Reverb 14 | January

From the lovelies over at Project Reverb: Why should December have all the fun?  To keep ourselves inspired, each month the #reverb team will send out a prompt around the middle of the month.  We hope it’s a chance to think about how the month (and the year) is going and to project into the rest of the month (and the year).

Routine | Have you started a new routine this January?  Is this routine different from last year?  Is it the result of a resolution or goal you’re working on?  Tell us about your days.  How do they flow?  If you’d like, maybe give us a full “day in the life” or just some snippets.

I am not good at ‘routine.’ Not because I don’t want one, because I desperately, desperately do. I crave routine. But because the moment a routine or plan has to change to accommodate something non-routine, I melt down. A routine may, to many people, imply a pattern of sameness that is repeated over any given time frame (daily, monthly, whatever. But when I think of routine, all I can think about is all those little things that are going to mess it up. All the times my perfect plan will have to change.

I cannot handle that.

A Case Study

Aaron went out of town in December for work for 4 days. The only real added responsibilities I had due to his absence revolved around our dog, Basil, as Aaron usually walks and feeds him.

How hard could it be, right? Look at this guy. Easy keeper.

The 20 extra minutes for a walk in the morning and the 38 seconds it takes to feed and water him in the morning and evening threw me into a complete tailspin so much so that I nearly cried in joy when Aaron arrived home and told the dog, “Now, leave me alone for a long while.” It didn’t help that the change in routine also frustrated the dog, who firmly believes that the entire world radiates from Aaron (see: he feeds and walks him), so he spent every night asking to go out every 2 hours to check the gate to see if Aaron had come home yet. We were a hot mess.

Another Case Study

Last winter, I decided I wanted to not focus just on running, but add some strength training as well (which would ultimately make me a better runner, because the human body is tricky like that). I figured winter would be a perfect time for it because I loathe the treadmill and was not yet a confident winter runner. I bought the book New Rules of Lifting for Women because I liked their overall premise that women should lift heavy and stop panicking that they will “bulk up.” The book includes pretty prescriptive workouts and suggests you do 3-4 lifting workouts a week.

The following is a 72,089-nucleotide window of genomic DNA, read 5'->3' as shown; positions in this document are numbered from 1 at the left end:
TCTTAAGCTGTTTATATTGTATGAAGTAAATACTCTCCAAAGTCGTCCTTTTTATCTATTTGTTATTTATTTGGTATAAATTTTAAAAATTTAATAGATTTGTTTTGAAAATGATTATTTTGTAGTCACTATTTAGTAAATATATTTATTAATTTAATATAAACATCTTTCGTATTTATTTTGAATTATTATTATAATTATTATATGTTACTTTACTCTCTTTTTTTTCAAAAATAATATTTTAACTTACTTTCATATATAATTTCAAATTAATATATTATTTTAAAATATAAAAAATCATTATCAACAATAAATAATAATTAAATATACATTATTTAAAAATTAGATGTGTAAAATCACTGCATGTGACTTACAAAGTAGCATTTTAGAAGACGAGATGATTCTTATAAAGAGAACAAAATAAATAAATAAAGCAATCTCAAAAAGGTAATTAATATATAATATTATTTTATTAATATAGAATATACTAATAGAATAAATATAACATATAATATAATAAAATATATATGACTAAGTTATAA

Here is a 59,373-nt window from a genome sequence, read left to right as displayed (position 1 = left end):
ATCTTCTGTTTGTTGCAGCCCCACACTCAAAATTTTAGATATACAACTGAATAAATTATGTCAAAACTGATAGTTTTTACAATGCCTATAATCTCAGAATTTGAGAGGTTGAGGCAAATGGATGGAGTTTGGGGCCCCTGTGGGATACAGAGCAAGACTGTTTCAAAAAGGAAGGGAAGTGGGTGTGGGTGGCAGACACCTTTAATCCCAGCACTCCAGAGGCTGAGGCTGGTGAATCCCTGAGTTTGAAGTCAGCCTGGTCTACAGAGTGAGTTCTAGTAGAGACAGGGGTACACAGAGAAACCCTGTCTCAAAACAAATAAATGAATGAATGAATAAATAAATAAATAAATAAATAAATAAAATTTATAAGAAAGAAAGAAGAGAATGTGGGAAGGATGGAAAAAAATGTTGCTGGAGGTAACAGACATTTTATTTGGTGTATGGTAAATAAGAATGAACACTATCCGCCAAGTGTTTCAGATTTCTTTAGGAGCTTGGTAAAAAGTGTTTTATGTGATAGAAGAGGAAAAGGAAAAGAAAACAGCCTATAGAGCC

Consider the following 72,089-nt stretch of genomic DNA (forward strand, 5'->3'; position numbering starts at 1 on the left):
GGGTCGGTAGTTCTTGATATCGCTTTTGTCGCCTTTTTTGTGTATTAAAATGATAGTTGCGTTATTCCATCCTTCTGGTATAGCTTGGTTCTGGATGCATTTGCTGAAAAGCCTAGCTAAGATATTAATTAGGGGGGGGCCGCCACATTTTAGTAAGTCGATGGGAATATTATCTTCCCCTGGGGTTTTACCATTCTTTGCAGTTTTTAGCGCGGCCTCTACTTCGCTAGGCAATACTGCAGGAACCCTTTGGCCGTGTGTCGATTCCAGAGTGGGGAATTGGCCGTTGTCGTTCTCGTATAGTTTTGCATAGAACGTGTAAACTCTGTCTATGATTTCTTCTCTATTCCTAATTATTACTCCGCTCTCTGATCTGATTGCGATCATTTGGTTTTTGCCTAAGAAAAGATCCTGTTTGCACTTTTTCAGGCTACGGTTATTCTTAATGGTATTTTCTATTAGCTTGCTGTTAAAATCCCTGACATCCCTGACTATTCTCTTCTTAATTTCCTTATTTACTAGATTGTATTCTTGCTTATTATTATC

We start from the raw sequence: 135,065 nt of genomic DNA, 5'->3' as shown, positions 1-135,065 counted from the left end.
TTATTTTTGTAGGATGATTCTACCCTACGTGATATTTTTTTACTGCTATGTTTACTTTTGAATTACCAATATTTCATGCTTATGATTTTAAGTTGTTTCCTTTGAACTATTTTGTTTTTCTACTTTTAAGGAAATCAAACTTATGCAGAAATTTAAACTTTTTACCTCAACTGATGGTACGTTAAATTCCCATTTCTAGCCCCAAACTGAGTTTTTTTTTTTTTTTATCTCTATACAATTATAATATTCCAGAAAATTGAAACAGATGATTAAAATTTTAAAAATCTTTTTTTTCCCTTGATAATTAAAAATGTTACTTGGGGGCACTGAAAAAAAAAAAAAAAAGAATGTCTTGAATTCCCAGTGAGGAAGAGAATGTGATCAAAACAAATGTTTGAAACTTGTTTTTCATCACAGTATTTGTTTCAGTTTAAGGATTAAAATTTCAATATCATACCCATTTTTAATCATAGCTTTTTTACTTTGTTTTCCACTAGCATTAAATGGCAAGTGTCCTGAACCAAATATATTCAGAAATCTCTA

I became militant about getting to the gym 3-4 times per week for these workouts, sacrificing nearly everything in my path: sleep, healthy meals cooked at home, outings with friends, my own free time to get household chores done. And, unsurprisingly, I never finished the plan because I completely burnt out after 15 or so weeks. I was so sure that a tiny change to the routine would derail my progress, I refused to change the routine and my progress was eventually… derailed.

This winter, I made the same decision to follow the same workout plans. But I was much less routine. First, last year the plan said for the first 4-6 weeks, no cardio. Which means no running. Which does not work for me. So I added a running warm up to all the workouts, because it works for me. Then I said, “I can’t do this 3-4 times a week every week. And I’m not going to.” I stopped pre-scheduling workouts months in advance and decided I would go when I could. And if I skipped a gym workout because we were blessed with 40 degree weather in January and I wanted to run outside instead? Then so be it.

And I am 100 times happier. My progress might be a bit slower, but I am not burning out and I am enjoying the workouts a lot more. Plus, I am not totally sacrificing my running this year.

Operating without a routine is both outside my comfort zone and the only logical way to keep myself sane and not panicked about change. It allows me to got to Timberwolves games 2 or 3 nights a week without worrying (too much) about what isn’t getting done at home. It allows me to look outside the window at work, see that the weather is great, and text Aaron, “Hey. Should we ski tonight?” Sometimes it means that I schedule over the top of things that ought to have gotten done, like grocery shopping or that pile of laundry. A lot of times it means scrambling to get out the door in the morning (which has become so much a part of my ‘routine’ that it feels weird to not rush around). The lack of routine has become my routine, as dysfunctional as that sounds.



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